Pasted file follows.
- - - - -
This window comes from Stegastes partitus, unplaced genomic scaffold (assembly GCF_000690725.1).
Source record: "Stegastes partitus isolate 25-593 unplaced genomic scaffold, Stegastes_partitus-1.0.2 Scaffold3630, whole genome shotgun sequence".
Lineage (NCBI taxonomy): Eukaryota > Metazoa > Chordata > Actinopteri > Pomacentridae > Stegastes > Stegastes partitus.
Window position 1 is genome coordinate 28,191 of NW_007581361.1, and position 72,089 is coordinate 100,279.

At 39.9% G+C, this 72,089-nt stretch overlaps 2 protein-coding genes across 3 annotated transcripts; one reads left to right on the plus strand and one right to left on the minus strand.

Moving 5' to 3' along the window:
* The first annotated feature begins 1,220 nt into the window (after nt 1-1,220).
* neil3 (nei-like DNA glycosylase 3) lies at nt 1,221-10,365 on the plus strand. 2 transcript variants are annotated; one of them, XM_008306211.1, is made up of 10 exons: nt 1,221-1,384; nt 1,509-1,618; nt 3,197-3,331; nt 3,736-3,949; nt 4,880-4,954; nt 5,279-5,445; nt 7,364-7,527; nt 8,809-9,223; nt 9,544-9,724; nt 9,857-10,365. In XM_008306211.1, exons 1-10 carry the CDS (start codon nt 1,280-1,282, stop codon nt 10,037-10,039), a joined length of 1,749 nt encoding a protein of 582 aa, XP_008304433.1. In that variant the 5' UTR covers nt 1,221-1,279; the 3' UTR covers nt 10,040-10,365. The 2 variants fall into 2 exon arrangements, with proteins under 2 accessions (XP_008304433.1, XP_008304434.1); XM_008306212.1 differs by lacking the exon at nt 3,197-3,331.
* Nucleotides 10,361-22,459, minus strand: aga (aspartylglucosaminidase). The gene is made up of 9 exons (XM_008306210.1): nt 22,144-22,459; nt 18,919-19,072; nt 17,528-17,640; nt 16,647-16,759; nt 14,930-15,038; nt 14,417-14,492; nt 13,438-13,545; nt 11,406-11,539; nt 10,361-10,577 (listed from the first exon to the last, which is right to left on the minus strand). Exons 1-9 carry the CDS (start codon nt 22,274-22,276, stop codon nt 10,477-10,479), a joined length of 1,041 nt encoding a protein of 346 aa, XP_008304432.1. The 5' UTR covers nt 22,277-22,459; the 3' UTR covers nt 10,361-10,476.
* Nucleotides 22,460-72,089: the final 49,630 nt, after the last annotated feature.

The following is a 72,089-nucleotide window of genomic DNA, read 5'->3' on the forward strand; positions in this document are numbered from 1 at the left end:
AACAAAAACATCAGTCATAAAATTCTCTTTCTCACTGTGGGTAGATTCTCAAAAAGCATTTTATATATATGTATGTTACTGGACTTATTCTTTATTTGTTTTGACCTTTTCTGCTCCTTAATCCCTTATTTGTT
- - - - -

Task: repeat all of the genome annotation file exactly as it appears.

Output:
This window comes from Stegastes partitus, unplaced genomic scaffold (assembly GCF_000690725.1).
Source record: "Stegastes partitus isolate 25-593 unplaced genomic scaffold, Stegastes_partitus-1.0.2 Scaffold3630, whole genome shotgun sequence".
Lineage (NCBI taxonomy): Eukaryota > Metazoa > Chordata > Actinopteri > Pomacentridae > Stegastes > Stegastes partitus.
Window position 1 is genome coordinate 28,191 of NW_007581361.1, and position 72,089 is coordinate 100,279.

At 39.9% G+C, this 72,089-nt stretch overlaps 2 protein-coding genes across 3 annotated transcripts; one reads left to right on the plus strand and one right to left on the minus strand.

Moving 5' to 3' along the window:
* The first annotated feature begins 1,220 nt into the window (after nt 1-1,220).
* neil3 (nei-like DNA glycosylase 3) lies at nt 1,221-10,365 on the plus strand. 2 transcript variants are annotated; one of them, XM_008306211.1, is made up of 10 exons: nt 1,221-1,384; nt 1,509-1,618; nt 3,197-3,331; nt 3,736-3,949; nt 4,880-4,954; nt 5,279-5,445; nt 7,364-7,527; nt 8,809-9,223; nt 9,544-9,724; nt 9,857-10,365. In XM_008306211.1, exons 1-10 carry the CDS (start codon nt 1,280-1,282, stop codon nt 10,037-10,039), a joined length of 1,749 nt encoding a protein of 582 aa, XP_008304433.1. In that variant the 5' UTR covers nt 1,221-1,279; the 3' UTR covers nt 10,040-10,365. The 2 variants fall into 2 exon arrangements, with proteins under 2 accessions (XP_008304433.1, XP_008304434.1); XM_008306212.1 differs by lacking the exon at nt 3,197-3,331.
* Nucleotides 10,361-22,459, minus strand: aga (aspartylglucosaminidase). The gene is made up of 9 exons (XM_008306210.1): nt 22,144-22,459; nt 18,919-19,072; nt 17,528-17,640; nt 16,647-16,759; nt 14,930-15,038; nt 14,417-14,492; nt 13,438-13,545; nt 11,406-11,539; nt 10,361-10,577 (listed from the first exon to the last, which is right to left on the minus strand). Exons 1-9 carry the CDS (start codon nt 22,274-22,276, stop codon nt 10,477-10,479), a joined length of 1,041 nt encoding a protein of 346 aa, XP_008304432.1. The 5' UTR covers nt 22,277-22,459; the 3' UTR covers nt 10,361-10,476.
* Nucleotides 22,460-72,089: the final 49,630 nt, after the last annotated feature.

The following is a 72,089-nucleotide window of genomic DNA, read 5'->3' on the forward strand; positions in this document are numbered from 1 at the left end:
AACAAAAACATCAGTCATAAAATTCTCTTTCTCACTGTGGGTAGATTCTCAAAAAGCATTTTATATATATGTATGTTACTGGACTTATTCTTTATTTGTTTTGACCTTTTCTGCTCCTTAATCCCTTATTTGTT